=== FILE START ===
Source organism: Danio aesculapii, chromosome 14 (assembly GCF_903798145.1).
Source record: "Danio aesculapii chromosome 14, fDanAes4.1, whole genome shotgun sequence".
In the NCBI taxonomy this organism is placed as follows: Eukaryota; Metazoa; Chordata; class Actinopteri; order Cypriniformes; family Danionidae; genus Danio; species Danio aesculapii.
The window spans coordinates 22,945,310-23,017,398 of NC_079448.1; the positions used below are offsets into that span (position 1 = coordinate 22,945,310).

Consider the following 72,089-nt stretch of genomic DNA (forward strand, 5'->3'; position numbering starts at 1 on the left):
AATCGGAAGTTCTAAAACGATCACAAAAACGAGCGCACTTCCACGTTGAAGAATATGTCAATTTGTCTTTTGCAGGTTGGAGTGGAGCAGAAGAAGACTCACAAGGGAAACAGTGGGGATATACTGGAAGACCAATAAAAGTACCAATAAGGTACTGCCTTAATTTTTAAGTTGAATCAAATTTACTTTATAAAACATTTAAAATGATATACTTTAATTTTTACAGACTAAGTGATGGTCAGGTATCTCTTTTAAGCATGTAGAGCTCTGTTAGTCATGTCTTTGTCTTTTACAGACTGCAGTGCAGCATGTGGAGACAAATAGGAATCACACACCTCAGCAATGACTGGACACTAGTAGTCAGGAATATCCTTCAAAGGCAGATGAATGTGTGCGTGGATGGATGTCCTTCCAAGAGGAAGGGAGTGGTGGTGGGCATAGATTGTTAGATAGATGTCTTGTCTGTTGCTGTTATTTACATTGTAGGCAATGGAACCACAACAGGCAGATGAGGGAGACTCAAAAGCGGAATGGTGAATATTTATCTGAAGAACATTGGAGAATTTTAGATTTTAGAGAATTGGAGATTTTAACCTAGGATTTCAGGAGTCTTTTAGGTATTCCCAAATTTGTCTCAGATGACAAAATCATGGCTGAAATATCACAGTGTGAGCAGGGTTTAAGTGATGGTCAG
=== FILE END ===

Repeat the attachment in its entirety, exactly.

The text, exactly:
Source organism: Danio aesculapii, chromosome 14 (assembly GCF_903798145.1).
Source record: "Danio aesculapii chromosome 14, fDanAes4.1, whole genome shotgun sequence".
In the NCBI taxonomy this organism is placed as follows: Eukaryota; Metazoa; Chordata; class Actinopteri; order Cypriniformes; family Danionidae; genus Danio; species Danio aesculapii.
The window spans coordinates 22,945,310-23,017,398 of NC_079448.1; the positions used below are offsets into that span (position 1 = coordinate 22,945,310).

Consider the following 72,089-nt stretch of genomic DNA (forward strand, 5'->3'; position numbering starts at 1 on the left):
AATCGGAAGTTCTAAAACGATCACAAAAACGAGCGCACTTCCACGTTGAAGAATATGTCAATTTGTCTTTTGCAGGTTGGAGTGGAGCAGAAGAAGACTCACAAGGGAAACAGTGGGGATATACTGGAAGACCAATAAAAGTACCAATAAGGTACTGCCTTAATTTTTAAGTTGAATCAAATTTACTTTATAAAACATTTAAAATGATATACTTTAATTTTTACAGACTAAGTGATGGTCAGGTATCTCTTTTAAGCATGTAGAGCTCTGTTAGTCATGTCTTTGTCTTTTACAGACTGCAGTGCAGCATGTGGAGACAAATAGGAATCACACACCTCAGCAATGACTGGACACTAGTAGTCAGGAATATCCTTCAAAGGCAGATGAATGTGTGCGTGGATGGATGTCCTTCCAAGAGGAAGGGAGTGGTGGTGGGCATAGATTGTTAGATAGATGTCTTGTCTGTTGCTGTTATTTACATTGTAGGCAATGGAACCACAACAGGCAGATGAGGGAGACTCAAAAGCGGAATGGTGAATATTTATCTGAAGAACATTGGAGAATTTTAGATTTTAGAGAATTGGAGATTTTAACCTAGGATTTCAGGAGTCTTTTAGGTATTCCCAAATTTGTCTCAGATGACAAAATCATGGCTGAAATATCACAGTGTGAGCAGGGTTTAAGTGATGGTCAG